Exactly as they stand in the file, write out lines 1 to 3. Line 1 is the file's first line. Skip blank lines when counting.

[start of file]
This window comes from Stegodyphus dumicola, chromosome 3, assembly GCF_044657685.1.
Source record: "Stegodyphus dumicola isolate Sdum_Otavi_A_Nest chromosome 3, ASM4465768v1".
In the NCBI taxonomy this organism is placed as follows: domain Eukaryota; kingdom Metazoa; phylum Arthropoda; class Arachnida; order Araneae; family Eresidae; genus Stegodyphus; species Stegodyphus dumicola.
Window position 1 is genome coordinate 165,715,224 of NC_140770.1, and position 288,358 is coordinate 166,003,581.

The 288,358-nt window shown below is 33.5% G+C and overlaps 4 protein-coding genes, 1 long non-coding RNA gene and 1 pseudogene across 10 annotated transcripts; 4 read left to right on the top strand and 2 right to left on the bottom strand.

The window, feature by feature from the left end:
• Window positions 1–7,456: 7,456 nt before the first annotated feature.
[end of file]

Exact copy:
This window comes from Stegodyphus dumicola, chromosome 3, assembly GCF_044657685.1.
Source record: "Stegodyphus dumicola isolate Sdum_Otavi_A_Nest chromosome 3, ASM4465768v1".
In the NCBI taxonomy this organism is placed as follows: domain Eukaryota; kingdom Metazoa; phylum Arthropoda; class Arachnida; order Araneae; family Eresidae; genus Stegodyphus; species Stegodyphus dumicola.